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How car-free days can spark joy and long-term change

Brussels car-free day

On Sunday 19 September, Paris and Brussels burst with new energy as the cities went car-free. The more than one million cars that drive through the French capital each day were replaced with hundreds of families, friends, lovers and tourists strolling along the Champs-Élysées or cycling through the Place de la Concorde. Bike-lovers and pedestrians reclaimed the usually car-clogged Rue Belliard in Brussels, hopping on and off free metros, buses and trams.

City roads usually crowded with toxic cars were given back to residents. Families took the time – and the space – to play and connect with their children and friends, enjoying each other’s company in the sun.

People, whether pedaling, hovering or on foot, realised how much better urban life can be without cars, starting with cleaner air. The levels of nitrogen dioxide (NO2), a pollutant mainly emitted by diesel and petrol cars, decreased by a jaw-dropping 86% around the EU quarter in Brussels compared to a normal Sunday. In Paris, these concentrations went down by 50% along the Haussmann boulevard.

For a day, city streets were cleaner, quieter and safer. Noise pollution was halved in Paris, and parents could watch their children play in the streets or take part in the cycling competitions organised for the day.

Translating a car-free day into the everyday

Residents of Brussels and Paris shouldn’t have to wait another year to experience a healthy, liveable, people-centered city – especially when several measures are already available to restrict car traffic and provide citizens with clean, healthy, alternative ways of travel. The low traffic zone, for example, which is due to be implemented in Paris’ city centre and also expected in Brussels’ city centre next year, will favour cleaner, people-friendly modes of transport over private cars. If accompanied by more cycling infrastructure, improved public transport and more walking paths, as it is already the case in Birmingham and Gent, this measure has the potential to transform these European capitals into truly liveable cities.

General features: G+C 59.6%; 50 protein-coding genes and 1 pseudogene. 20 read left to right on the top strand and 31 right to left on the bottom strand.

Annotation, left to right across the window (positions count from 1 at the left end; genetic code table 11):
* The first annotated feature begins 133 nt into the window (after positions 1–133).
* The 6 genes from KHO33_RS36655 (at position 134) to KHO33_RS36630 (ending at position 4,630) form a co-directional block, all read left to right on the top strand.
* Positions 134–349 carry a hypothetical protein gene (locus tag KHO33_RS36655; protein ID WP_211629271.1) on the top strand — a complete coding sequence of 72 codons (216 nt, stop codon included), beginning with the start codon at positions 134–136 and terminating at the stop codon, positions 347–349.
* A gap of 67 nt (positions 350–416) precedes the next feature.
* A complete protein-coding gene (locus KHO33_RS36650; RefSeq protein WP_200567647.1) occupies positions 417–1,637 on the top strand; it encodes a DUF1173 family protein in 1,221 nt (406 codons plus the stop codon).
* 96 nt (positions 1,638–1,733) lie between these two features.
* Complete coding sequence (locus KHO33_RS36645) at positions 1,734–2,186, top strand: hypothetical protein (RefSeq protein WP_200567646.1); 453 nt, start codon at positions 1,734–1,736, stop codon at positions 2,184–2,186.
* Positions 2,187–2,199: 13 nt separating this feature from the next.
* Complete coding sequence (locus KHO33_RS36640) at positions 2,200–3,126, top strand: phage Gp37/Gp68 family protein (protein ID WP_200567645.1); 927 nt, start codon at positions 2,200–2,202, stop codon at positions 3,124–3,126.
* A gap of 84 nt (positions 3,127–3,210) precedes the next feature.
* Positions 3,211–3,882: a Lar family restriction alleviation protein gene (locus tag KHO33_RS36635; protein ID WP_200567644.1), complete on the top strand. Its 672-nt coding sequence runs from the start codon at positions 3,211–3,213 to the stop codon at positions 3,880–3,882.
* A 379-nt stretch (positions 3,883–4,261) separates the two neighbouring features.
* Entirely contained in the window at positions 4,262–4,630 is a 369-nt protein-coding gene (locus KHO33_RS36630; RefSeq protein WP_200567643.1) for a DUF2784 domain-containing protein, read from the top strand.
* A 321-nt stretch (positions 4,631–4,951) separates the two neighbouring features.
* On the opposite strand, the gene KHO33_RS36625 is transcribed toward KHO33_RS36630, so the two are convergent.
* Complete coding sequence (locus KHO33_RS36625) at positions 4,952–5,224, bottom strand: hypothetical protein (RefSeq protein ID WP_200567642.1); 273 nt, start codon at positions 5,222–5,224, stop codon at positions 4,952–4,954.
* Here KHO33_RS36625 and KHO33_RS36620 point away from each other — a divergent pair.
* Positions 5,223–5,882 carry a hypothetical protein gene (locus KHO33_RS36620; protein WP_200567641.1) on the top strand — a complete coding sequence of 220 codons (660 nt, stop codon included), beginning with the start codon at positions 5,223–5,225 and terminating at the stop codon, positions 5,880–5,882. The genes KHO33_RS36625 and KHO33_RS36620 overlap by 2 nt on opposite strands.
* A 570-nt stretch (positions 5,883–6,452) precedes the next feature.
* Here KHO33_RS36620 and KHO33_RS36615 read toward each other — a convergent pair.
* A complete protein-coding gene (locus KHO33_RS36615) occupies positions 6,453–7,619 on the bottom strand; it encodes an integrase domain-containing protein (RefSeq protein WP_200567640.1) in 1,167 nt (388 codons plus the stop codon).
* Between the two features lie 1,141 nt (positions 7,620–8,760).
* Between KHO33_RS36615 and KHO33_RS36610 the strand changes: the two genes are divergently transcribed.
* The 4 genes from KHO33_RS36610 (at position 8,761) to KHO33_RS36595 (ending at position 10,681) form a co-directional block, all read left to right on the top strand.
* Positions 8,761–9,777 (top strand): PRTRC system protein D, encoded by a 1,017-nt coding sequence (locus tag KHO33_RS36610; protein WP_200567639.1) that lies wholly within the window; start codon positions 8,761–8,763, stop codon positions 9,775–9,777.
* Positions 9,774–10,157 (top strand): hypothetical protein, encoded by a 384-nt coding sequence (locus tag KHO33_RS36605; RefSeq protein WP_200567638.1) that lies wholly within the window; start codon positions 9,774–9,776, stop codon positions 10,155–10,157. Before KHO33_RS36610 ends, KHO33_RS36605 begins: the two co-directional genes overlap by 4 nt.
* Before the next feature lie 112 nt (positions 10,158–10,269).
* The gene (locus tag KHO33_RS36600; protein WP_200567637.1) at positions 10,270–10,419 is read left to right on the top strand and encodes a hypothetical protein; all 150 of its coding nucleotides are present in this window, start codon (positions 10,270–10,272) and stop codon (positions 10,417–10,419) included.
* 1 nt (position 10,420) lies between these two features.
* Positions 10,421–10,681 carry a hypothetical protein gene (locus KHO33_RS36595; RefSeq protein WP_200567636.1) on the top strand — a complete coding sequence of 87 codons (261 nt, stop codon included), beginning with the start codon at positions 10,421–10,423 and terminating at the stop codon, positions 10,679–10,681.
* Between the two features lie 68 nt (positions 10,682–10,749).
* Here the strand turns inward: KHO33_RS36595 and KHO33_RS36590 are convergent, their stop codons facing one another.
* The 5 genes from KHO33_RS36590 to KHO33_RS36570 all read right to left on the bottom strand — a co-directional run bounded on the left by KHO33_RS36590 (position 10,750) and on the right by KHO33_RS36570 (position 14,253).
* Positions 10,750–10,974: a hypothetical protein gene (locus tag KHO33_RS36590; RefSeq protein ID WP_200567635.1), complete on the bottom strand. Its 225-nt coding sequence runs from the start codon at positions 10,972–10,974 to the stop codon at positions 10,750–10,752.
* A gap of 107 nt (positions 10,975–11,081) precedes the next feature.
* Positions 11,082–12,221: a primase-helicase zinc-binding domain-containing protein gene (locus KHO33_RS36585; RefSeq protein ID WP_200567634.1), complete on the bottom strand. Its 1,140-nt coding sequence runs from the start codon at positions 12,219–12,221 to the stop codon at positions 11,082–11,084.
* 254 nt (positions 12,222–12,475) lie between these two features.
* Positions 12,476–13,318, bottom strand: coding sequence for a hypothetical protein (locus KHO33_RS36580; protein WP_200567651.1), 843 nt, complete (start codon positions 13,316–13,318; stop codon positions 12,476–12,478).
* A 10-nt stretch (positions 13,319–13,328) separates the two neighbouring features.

The car-free day showed us how urban areas built around cars can become healthy cities when people are given priority over cars. Let’s not wait another year to make our cities better places to live, breathe and move around.

Contacts:
Pierre Dornier
France Coordinator, Clean Cities Campaign
pierre.dornier@cleancitiescampaign.org
+32 496 81 52 63

Marie-Charlotte Debouche
Belgium Coordinator, Clean Cities Campaign
marie-charlotte.debouche@cleancitiescampaign.org
+32 472904808


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